“Mary, you are wise beyond your years,” Elizabeth said. She handed the bundle of baby John to Mary. His head nuzzled into her neck and his small, soft body seemed to embrace her hard, round belly.

“You yourself told me that whatever it takes you will glorify the Lord because you think always of his mercy towards us. You don’t need to know how it’s all going to work out, because you know it will. It will.”

“But first,” said Mary with a small laugh, “Where am I going to have this boy? The guest rooms are full of family, the courtyard’s full of family, the rooftop’s full of family—even the barn is hosting goats and more family! We can’t have a baby with all these relatives and uncles gawking and kids running underfoot!”

“I’ve got an idea!” said Elizabeth. “We’ll kick everyone out of the barn. We’ll clean up a corner of the stable, put down fresh bedding and linen and we’ll do it there! It’s not a palace, that’s for sure! But, there’s got to be about a dozen midwives staying in this house alone! God knew what he was doing, sending Jesus here when we’re having a family reunion—thanks to Rome—in Bethlehem. All these midwives! Don’t you worry, Mary dear, you and the boy will be fine. Just fine.”

“In the City of David… ‘But you Bethlehem, though you are small…’”

“Yes,” agreed Elizabeth, knowing Mary’s thoughts.

A stab of pain shot through Mary. She squeezed John too tightly and he let out a squall.

“Oh! Elizabeth!”

Mary sat upright, her eyes round as moons.

“You’d better go get that stable ready. Now! I can’t be sure, but I do know I don’t want to have this baby in front of Uncle Hezekiah.”


Sweet Friend,

There’s so much we think we know about Jesus. About his life and family. I read a blog post the other day where a man wrote and ranted all the ways he didn’t want others to take “his jesus” and align him with their politics and religious views. We have no right, really, to take the person of Jesus and manipulate him into our value systems and cultural paradigms. When I ask God to help me have new ideas about his son and this life we can live because of him, sometimes I write fiction. I love writing and the research and the writing process help me become willing to see things through a different lens, hopefully a clearer lens.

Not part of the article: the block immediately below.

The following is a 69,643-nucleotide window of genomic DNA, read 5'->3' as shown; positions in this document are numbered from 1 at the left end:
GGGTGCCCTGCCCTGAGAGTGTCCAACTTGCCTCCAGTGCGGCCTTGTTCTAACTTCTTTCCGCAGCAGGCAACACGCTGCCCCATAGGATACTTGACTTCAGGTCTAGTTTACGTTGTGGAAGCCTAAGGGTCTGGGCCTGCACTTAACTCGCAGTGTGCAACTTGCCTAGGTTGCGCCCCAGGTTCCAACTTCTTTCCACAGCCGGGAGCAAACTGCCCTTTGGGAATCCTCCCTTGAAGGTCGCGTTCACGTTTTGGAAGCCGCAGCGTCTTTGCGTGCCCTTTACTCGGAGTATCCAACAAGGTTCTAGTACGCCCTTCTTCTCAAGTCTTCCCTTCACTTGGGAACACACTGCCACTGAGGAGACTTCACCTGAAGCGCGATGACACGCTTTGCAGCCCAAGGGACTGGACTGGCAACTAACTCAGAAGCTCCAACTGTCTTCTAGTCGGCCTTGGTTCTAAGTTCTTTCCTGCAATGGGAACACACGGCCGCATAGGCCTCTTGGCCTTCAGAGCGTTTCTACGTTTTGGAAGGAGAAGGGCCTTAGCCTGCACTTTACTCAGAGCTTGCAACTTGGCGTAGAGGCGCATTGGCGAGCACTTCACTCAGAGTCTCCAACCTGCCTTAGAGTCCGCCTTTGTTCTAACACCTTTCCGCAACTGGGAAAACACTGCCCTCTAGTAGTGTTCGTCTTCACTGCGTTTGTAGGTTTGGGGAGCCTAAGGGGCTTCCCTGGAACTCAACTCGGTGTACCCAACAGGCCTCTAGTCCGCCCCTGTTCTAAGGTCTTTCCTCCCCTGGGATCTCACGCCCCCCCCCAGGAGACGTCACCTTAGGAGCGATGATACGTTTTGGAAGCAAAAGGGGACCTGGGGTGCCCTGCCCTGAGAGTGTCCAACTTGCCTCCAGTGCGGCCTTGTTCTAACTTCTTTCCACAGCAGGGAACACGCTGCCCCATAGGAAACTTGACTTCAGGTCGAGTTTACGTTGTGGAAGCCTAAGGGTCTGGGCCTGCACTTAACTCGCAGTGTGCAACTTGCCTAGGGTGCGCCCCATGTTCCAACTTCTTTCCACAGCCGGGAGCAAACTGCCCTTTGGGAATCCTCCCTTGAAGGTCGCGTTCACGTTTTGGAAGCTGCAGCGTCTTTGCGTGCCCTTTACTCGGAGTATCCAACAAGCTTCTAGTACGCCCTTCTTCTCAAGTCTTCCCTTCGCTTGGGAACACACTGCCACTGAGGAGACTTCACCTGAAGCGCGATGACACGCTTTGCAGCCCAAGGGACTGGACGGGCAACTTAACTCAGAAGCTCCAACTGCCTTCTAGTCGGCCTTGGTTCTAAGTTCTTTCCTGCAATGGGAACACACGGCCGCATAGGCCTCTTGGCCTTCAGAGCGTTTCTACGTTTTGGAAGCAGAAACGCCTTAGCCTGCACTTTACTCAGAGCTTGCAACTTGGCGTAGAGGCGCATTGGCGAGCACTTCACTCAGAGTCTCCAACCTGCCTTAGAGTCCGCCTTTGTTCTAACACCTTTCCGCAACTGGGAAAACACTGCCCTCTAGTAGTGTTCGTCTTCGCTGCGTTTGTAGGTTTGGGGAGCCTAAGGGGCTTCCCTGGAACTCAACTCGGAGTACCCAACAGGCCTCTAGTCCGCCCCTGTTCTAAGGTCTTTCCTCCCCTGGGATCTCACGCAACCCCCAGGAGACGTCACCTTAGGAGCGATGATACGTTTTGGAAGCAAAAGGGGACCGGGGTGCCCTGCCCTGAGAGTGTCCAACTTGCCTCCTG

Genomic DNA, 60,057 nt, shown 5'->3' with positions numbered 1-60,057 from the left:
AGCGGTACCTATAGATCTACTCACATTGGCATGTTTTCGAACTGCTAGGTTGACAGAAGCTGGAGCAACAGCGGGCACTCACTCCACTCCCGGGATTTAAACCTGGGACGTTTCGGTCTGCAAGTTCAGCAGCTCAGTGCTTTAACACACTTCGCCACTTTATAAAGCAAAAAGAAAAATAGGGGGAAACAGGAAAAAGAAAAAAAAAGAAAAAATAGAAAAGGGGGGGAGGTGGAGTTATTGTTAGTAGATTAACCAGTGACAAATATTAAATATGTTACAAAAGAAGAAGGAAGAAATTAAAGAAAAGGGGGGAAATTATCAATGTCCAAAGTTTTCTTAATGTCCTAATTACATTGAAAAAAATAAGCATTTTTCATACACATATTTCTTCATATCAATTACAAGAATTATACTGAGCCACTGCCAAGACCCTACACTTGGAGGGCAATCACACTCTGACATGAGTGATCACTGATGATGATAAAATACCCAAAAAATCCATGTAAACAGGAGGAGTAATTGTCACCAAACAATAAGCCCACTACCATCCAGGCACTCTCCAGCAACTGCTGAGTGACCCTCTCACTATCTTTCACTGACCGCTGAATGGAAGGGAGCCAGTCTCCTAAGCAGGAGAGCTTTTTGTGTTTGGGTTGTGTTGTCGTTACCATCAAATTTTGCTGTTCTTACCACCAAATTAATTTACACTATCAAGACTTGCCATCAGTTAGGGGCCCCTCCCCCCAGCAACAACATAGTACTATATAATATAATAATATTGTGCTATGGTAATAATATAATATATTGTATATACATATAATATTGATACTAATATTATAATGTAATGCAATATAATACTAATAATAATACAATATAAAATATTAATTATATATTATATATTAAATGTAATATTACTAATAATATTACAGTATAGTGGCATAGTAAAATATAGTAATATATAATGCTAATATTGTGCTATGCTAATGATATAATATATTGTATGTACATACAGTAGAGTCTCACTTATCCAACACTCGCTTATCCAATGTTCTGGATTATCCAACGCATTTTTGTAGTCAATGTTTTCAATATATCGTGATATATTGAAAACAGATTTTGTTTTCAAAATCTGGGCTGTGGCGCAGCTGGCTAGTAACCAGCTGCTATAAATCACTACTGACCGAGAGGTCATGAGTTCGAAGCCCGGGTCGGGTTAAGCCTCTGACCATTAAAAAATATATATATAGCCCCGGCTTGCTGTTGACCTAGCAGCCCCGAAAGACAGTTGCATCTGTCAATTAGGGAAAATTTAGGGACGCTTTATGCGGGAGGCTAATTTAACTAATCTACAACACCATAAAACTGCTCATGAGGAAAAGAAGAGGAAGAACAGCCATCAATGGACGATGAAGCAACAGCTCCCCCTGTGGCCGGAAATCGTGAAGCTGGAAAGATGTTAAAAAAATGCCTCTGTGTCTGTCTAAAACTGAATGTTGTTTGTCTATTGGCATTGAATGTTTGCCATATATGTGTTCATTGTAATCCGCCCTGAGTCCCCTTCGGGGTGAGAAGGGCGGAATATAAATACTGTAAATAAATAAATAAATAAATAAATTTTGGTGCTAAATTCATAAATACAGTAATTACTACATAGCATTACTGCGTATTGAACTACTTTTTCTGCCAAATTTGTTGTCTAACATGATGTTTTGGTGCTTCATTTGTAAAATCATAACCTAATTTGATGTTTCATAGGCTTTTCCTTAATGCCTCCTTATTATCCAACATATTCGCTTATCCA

All of Jesus’ earthly family was gathered in Bethlehem for this census. Mary and Joseph didn’t go knocking on motel doors because in their culture, there were no inns or motels. An “inn” referred to an extra room for guests. Guests dropped in anytime, as communication during that time was very limited. Chances are, any relatives of Joseph living in Bethlehem were opening their doors to so many family members as the town of Bethlehem (population 2500) quadrupled in size for the census. What a logistical nightmare! And of course, Rome didn’t bother with infrastructure to handle the crowds, the confusion or the violence that may have surrounded this event. Elizabeth and Zechariah were also descendants of David and perhaps crowded into the same cluster of family homes. With all this in mind, and understanding a bit of their relationship from Luke chapter 1, I imagined being very young and very pregnant in an extremely volatile time in history.

I love that you come by and read and share my thoughts and I hope and pray that this blesses you this Christmas.




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25 Gifts-Why Jesus? {Advent 2014, Day 15}

A thrill of hope the weary world-2

Our roofline is outlined in lights. Our trees glow with merry warmth. It is, as the cheery song says, beginning to look a lot like Christmas.

It was a full day and the final Sunday of Advent.

As I puttered around the house, putting things in a bit of order before I climbed into bed, I glanced out of my kitchen window and spotted the north star. Shining white and clear in the cloudless night sky, it reminded me of my favorite Christmas song. It’s the song that never fails to gather tears in my eyes every.single.time I sing it, O Holy Night.

Sung in churches and recorded over and over again on Christmas albums, this song began in a small French village in 1847. A village priest asked his friend and ad hock poet (who sold wine as a trade) to write a poem to be read for Christmas mass. Placide Cappeau de Roquemaure asked a composer to set music to his words and the carol we know and sing with gusto was born, sung on Christmas Eve in a small village parish.

The writer became a socialist and left the church. The composer was Jewish. But the song itself became a beloved tune by the French people. Although it fell out of fashion in formal church use, carolers and families, farmers and shopowners crooned the lyrics and hummed its melody.